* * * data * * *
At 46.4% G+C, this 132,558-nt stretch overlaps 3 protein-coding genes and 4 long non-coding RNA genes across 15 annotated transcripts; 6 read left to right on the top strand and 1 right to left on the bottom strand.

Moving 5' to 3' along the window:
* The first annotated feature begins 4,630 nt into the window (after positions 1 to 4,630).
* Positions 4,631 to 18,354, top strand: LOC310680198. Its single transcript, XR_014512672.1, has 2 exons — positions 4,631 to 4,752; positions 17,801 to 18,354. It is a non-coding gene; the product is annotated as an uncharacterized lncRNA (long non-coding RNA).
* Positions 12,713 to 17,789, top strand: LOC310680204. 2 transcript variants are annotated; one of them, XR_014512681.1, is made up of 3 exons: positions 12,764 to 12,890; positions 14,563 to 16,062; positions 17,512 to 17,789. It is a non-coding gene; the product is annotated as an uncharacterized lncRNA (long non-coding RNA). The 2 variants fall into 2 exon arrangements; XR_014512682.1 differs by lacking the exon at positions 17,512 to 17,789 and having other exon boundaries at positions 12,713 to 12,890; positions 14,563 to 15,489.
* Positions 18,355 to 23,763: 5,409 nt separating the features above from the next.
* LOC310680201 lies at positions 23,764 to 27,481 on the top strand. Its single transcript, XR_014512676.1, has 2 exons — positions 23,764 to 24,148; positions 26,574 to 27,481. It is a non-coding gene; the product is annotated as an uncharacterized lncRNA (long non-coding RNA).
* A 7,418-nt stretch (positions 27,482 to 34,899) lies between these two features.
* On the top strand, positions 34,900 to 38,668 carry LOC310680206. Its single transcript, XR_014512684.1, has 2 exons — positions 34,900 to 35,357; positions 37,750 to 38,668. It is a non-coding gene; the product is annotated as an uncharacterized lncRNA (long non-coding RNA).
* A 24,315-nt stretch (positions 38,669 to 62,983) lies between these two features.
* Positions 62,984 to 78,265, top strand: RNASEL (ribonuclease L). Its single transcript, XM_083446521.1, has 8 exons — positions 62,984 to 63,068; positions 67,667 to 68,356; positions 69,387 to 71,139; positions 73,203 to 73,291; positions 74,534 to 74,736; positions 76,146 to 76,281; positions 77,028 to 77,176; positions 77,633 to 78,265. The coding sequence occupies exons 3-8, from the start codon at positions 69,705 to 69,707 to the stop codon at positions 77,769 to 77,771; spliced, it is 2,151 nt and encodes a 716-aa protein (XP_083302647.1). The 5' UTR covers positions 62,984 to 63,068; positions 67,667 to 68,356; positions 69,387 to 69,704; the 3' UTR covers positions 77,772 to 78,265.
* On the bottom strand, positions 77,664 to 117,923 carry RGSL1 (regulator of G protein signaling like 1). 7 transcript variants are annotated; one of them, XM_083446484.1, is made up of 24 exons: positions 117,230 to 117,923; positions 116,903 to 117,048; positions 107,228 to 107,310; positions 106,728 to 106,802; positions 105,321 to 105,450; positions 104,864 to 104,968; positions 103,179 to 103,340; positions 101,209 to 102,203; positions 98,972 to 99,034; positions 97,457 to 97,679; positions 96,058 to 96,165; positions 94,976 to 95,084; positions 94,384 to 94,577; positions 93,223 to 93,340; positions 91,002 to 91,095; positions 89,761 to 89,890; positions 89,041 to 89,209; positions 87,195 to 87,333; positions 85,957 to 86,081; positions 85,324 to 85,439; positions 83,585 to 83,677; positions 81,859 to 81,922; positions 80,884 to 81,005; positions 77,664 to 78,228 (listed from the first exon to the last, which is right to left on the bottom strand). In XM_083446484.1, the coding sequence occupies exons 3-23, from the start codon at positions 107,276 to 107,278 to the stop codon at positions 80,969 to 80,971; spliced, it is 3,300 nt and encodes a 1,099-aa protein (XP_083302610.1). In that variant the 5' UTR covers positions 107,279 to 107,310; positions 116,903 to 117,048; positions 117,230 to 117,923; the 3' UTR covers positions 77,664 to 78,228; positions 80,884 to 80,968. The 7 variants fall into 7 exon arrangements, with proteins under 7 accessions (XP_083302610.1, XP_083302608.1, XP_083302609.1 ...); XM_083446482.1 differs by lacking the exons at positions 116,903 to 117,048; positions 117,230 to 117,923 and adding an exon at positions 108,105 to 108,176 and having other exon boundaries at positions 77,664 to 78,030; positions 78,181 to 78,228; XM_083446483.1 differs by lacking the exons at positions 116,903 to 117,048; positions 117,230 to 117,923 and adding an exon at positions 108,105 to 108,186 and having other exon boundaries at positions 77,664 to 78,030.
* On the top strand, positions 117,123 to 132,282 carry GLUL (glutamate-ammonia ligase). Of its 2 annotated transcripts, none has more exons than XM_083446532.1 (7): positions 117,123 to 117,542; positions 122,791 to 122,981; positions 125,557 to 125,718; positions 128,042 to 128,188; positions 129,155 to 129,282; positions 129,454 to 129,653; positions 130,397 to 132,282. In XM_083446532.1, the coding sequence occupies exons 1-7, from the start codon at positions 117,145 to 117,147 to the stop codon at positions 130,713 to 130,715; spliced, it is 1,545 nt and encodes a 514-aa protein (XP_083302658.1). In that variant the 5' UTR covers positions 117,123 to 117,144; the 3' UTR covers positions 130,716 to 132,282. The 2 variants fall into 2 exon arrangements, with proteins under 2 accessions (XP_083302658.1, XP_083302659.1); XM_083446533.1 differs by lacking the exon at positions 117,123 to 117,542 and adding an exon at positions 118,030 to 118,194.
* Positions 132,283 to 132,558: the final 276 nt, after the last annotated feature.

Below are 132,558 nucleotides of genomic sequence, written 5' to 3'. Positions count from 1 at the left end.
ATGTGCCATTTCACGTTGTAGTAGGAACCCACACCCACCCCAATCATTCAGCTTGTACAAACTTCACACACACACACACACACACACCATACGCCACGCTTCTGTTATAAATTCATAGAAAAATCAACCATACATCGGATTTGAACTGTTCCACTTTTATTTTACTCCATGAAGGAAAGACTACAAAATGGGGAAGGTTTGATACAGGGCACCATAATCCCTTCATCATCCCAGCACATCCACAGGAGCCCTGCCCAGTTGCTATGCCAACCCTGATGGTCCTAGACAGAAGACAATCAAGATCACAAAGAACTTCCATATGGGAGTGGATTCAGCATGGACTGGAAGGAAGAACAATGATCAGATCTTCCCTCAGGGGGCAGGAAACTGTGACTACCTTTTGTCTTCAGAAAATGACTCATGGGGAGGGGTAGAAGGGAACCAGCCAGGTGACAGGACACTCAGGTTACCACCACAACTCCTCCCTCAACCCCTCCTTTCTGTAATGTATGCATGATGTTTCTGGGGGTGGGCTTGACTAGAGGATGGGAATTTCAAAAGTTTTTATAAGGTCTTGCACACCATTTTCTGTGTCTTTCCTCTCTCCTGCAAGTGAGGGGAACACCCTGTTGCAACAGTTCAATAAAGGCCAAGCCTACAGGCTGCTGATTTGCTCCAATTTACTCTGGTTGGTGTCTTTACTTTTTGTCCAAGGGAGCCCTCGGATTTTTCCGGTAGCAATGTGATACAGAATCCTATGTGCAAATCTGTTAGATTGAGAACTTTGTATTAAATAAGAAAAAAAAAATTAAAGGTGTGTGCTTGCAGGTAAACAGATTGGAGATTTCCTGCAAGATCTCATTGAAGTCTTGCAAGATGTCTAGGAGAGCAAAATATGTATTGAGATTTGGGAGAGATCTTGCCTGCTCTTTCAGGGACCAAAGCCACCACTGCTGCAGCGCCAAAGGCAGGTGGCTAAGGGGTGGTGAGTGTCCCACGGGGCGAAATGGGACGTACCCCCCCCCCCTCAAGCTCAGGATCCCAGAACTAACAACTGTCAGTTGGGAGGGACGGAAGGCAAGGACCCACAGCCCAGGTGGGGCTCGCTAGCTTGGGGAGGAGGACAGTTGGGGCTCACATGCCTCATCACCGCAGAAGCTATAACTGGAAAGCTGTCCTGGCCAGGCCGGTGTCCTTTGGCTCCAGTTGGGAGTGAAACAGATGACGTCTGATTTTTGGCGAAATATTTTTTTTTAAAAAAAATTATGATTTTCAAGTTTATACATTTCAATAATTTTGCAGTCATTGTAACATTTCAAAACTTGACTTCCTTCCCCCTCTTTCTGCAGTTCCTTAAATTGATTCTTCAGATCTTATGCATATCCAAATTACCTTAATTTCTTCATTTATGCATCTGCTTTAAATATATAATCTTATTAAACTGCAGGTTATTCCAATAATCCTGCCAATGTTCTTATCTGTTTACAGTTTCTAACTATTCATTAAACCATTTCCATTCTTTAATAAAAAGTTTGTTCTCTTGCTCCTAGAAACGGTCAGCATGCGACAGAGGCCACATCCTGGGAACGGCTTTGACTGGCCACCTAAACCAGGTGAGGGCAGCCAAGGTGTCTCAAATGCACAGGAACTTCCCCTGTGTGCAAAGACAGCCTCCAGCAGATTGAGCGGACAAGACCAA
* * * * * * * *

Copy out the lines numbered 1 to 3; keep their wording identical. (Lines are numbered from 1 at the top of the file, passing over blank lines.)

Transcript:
At 46.4% G+C, this 132,558-nt stretch overlaps 3 protein-coding genes and 4 long non-coding RNA genes across 15 annotated transcripts; 6 read left to right on the top strand and 1 right to left on the bottom strand.

Moving 5' to 3' along the window:
* The first annotated feature begins 4,630 nt into the window (after positions 1 to 4,630).